Botlink app provides UAS operators with safe navigation

By Patrick C. Miller | January 28, 2015

Incidents of unmanned aerial vehicles (UAVs) flying where they’re not supposed to have become all too common, and they’re what led Shawn Muehler to create Botlink, a program for UAV operators that’s expected to go commercial in March.

“At the heart of all our platforms is the safety net,” Muehler said. “We believe that anybody flying should have a safety net feature. We’re the only platform that has this feature built in as its foundation.”

In its most basic form, Botlink is a free app that any unmanned aerial systems (UAS) operator can install on a smartphone to show where their UAV is in relation to air traffic. It can also show the type of airspace in which the UAV is being operated, such as controlled airspace around an airport or prohibited airspace around the White House in Washington, D.C.

When news of a small UAV crashing on the White House lawn hit the major networks on Tuesday, Muehler immediately recognized that it was yet another example of the need for Botlink.

“This is what it was made to do,” he explained. “Our software was specifically made for this type of incident. The operator was flying in prohibited airspace. He would have had warnings pop up saying, ‘Hey, you can’t fly in there.’”

Although reports indicate the pilot might have lost control of the UAV, Muehler said that if the operator would have had Botlink, he might have been able to send the aircraft to a safer location with a simple tap on the screen of his smartphone. That’s a function of the program’s safety net feature.

Muehler, CEO of the company based in Fargo, North Dakota, said that in all three versions of Botlink, safe UAV operation is at the core of the software platform. The problem, according to the former U.S. Air Force pilot, is that most people flying UAVs don’t understand the national airspace.

“It’s the hobbyists and enthusiasts who are taking off just to have some fun,” Muehler said. “Of course, when they’re flying in the approach path to an airport, that’s where the issues happen. A lot of them don’t know how airspace works, and they don’t know how air traffic control systems work.”

In other words, with Botlink, UAS operators who want to fly safely and understand the airspace in which they’re operating have no excuse for not knowing. The program not only tells them if they’re flying in controlled airspace and creates situational awareness by showing them where other aircraft are in relation to their UAVs, but it also tells them how to contact the nearest FAA control center should the need arise.

“On top of that, we put in all the regulations—400 feet and the regulations that pertain to UAV flying or that are specific to manned aircraft, but correlate to UAV flying,” Muehler said. “Our first goal was to build a safety platform for people to go flying and still have fun, but be legal, to know what they’re doing.”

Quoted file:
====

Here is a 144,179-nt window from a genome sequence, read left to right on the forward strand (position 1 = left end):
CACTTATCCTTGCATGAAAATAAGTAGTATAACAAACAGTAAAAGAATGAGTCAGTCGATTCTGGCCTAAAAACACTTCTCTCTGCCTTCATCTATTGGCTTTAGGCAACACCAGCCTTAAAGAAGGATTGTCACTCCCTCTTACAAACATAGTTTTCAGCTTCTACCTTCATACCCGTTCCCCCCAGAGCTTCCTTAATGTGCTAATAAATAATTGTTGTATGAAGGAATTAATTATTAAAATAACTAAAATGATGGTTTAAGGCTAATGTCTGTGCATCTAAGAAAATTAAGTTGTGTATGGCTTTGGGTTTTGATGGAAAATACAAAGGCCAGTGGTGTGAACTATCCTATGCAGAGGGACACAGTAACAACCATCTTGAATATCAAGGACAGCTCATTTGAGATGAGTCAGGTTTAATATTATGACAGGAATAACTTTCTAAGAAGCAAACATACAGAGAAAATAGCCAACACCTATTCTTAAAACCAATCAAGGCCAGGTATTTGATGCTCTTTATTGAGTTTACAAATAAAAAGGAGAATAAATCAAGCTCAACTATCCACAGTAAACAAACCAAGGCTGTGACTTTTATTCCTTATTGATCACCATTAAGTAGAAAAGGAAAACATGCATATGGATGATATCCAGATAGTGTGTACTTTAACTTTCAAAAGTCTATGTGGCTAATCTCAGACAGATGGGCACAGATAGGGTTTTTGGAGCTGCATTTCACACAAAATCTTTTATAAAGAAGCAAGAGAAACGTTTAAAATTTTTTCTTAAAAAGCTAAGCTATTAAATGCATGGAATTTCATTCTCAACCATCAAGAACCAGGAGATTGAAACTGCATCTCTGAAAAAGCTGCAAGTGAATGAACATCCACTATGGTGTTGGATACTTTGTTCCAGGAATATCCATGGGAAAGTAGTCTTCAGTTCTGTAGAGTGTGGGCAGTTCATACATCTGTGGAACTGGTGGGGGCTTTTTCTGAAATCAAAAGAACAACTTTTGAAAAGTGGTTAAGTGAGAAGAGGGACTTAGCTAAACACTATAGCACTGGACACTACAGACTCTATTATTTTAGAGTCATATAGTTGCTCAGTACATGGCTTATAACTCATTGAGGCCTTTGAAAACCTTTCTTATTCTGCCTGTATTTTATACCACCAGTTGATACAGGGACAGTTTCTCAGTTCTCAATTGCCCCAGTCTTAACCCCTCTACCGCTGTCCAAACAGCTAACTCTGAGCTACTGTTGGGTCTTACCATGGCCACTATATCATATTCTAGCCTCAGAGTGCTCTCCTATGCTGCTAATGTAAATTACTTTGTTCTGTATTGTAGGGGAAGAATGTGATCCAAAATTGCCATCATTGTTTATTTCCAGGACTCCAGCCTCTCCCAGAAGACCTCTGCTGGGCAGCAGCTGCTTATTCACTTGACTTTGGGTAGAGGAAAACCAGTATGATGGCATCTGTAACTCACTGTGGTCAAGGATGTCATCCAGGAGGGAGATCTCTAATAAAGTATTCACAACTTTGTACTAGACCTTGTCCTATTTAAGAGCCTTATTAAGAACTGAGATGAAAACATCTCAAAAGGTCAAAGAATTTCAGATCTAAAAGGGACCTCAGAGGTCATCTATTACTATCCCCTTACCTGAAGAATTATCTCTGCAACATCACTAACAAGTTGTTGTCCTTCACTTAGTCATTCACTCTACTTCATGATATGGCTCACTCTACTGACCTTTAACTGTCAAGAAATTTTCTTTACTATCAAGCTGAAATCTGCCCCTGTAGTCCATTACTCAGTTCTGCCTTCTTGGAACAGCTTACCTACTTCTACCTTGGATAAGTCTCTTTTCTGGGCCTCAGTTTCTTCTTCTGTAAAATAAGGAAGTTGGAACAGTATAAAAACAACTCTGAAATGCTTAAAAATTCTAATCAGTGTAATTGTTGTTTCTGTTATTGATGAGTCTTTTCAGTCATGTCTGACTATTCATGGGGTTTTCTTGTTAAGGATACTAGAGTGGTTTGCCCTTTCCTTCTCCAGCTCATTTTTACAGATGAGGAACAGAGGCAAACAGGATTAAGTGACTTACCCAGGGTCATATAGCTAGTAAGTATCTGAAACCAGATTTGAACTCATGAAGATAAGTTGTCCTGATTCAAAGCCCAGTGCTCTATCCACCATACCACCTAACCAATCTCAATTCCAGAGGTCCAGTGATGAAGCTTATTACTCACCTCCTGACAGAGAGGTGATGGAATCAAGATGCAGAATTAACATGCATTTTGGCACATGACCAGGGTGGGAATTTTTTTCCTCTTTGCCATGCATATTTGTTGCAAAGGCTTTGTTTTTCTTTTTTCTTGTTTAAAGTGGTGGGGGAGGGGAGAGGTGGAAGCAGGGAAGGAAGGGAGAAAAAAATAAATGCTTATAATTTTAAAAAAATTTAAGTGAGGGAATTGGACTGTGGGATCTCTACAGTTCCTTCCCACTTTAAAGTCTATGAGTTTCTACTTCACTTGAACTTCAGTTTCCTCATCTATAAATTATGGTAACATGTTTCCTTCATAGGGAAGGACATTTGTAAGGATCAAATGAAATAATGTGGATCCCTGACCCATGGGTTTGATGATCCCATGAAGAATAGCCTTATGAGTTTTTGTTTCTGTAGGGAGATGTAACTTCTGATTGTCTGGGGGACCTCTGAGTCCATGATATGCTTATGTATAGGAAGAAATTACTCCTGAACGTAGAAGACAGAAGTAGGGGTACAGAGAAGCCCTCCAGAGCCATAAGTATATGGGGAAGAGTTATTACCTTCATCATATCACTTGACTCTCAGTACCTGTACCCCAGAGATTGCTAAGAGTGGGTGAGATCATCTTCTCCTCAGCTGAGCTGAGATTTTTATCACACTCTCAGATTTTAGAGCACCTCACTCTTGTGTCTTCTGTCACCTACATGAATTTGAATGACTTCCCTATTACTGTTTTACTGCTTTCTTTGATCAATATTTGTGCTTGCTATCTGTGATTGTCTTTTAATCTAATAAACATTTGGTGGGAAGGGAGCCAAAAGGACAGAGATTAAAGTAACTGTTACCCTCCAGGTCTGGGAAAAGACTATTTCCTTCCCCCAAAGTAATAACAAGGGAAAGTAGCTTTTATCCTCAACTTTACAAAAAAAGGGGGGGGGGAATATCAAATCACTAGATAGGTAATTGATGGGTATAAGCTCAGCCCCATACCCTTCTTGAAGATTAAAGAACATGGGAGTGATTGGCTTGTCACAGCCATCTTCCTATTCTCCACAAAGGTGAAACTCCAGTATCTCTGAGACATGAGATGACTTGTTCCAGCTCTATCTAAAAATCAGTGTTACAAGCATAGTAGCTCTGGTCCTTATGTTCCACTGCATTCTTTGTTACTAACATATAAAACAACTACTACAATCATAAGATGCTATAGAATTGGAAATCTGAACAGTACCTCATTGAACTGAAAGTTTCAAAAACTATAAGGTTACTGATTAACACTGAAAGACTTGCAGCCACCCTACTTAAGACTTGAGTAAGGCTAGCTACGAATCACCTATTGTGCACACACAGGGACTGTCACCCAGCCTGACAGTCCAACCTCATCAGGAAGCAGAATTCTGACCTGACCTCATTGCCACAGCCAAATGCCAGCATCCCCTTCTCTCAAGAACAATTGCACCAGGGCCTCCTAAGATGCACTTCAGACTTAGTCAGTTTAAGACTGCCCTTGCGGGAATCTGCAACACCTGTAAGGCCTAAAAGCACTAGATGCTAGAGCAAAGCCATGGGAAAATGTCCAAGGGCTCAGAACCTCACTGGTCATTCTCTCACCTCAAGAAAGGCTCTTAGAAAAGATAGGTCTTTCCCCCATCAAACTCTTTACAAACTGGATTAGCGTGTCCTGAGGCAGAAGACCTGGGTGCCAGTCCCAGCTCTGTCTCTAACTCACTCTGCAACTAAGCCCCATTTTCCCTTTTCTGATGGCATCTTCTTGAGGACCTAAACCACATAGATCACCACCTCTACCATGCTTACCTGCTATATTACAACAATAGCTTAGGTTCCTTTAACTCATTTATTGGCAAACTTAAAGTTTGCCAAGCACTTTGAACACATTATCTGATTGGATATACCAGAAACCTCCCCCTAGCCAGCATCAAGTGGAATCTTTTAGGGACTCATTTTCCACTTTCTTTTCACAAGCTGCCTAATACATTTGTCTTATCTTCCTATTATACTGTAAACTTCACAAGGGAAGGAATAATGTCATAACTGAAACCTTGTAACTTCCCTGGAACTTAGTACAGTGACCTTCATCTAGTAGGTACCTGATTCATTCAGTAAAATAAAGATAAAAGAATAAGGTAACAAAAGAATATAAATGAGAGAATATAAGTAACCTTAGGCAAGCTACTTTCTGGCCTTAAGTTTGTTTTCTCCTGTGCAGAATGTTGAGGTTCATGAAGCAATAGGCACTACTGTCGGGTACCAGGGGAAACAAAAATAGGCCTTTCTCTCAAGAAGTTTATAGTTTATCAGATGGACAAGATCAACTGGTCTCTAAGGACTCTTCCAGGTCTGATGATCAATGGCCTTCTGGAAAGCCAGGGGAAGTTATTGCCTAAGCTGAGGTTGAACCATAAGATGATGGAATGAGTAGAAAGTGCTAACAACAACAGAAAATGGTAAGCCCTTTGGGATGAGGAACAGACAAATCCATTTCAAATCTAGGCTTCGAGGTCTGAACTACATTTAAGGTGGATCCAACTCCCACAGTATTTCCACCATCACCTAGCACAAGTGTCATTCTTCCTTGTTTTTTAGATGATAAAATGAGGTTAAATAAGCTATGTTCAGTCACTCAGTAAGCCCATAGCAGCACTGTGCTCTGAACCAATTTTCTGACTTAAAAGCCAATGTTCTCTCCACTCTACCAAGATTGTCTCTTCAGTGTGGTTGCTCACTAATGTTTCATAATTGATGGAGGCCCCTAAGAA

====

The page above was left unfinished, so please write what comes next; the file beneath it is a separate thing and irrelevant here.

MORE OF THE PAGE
The free, smartphone version of Botlink also includes social media features that enable UAV pilots to communicate and collaborate with each other.

“You can go out there, have fun, be social and be an active participant in the airspace,” Muehler said.

A “prosumer” version of Botlink—available for a monthly fee—provides cellular connectivity that enables a UAS operator to download data collected by the aircraft to a cloud server and then distribute it via the Internet. Muehler believes it will be an attractive option after the FAA opens the national airspace to commercial UAS operations.

“What you’re getting is an actual commercially viable product to where now you can make money flying a drone,” he said. “Not just have fun, but make money flying it. You can store that data and distribute it to your customers—whatever you want to do.”

The commercial version of Botlink is intended for UAS businesses operating a fleet of UAVs. It enables one person to see all the UAVs in the field, track their progress, monitor vital functions such as data collection, make flight plan changes and plan missions.

“The person back at the office can coordinate everything with air traffic control and be the dispatcher,” Muehler said. “He knows all the regulations and where the drones are at. He can coordinate everything with everybody around him. All the pilot has to worry about is taking the drone out, flying it and completing the mission.”

One of the most significant advantages of Botlink’s commercial version is its ability to take the load of mission planning, preparation and completion off the pilot.

“As a pilot is flying a mission, the dispatcher can be talking to the customer in the next location and building that person’s mission,” Muehler explained. “As soon as the pilot’s done, he puts the drone in the car and goes to the next location.”

 As Muehler envisions it, Botlink could be the solution that enables the FAA to safely monitor and control UAS activity.

“Don’t change the airspace for drones. Keep it the way it is,” he said. “What we can do is have a platform like Botlink built into the current system where, physically, nothing changes. But in the background, there’s an Internet connection platform to air traffic control to see where all the drones are.”


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